A lot of people are not sure how to use prepositions with days, months, seasons, times and so on. Yes, they can be a bit tricky.
Practise prepositions of time with the Bayerischer Rundfunk’s little exercises here.
How well did you do?
PS This doesn’t seem to work in Safari. So I used my Chrome browser.
The grammatically correct phrase is “Between you and me” and not “Between you and I“. So you can imagine how surprised I was to read that some very well-known authors (like Mark Twain, William Shakespeare, Henry Fielding, Ben Jonson and Thomas Moore) have used the phrase incorrectly (read the article on merriam-webster.com).
If you want to know why it’s “me” and not “I”, take a look at Grammar Girl’s great explanation here.
By the way, “Between you, me, and the gatepost” means “confidentially”, and is an expression we use to tell someone that what we are about to say should be kept secret.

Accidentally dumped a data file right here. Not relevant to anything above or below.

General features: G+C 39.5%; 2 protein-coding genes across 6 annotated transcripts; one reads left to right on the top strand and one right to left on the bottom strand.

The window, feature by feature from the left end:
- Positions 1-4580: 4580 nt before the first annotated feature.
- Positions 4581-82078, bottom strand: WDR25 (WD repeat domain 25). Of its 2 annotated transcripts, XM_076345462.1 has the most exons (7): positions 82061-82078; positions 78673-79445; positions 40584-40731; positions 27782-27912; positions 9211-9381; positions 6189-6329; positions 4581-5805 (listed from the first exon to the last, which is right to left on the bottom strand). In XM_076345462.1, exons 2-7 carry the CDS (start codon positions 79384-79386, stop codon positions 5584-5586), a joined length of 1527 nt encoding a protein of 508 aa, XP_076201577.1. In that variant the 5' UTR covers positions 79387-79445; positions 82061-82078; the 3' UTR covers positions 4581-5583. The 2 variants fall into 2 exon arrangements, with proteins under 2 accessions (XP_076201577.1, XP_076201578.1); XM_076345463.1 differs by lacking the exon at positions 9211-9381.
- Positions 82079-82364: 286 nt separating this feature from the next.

English learners find the prepositions (those little words like ‘in’, ‘on’ and ‘at’) so tricky to use. Perhaps this little graphic can help!
What is correct? Do we say “good at”, “good in” or “good with”? That’s a bit of a tricky question.
Thankfully, dailywritingtips.com has a good explanation here.
I fully agree with the writer. When it comes to using prepositions in idioms like these, it’s better to memorise them rather than trying to remember a rule!
If you often confuse the two-letter prepositions ‘in’, ‘on’ or ‘at’, read the Voice of America’s article on Everyday Grammar. The idea of moving from the general to the specific might be able to help you remember how to use them correctly in the future.:)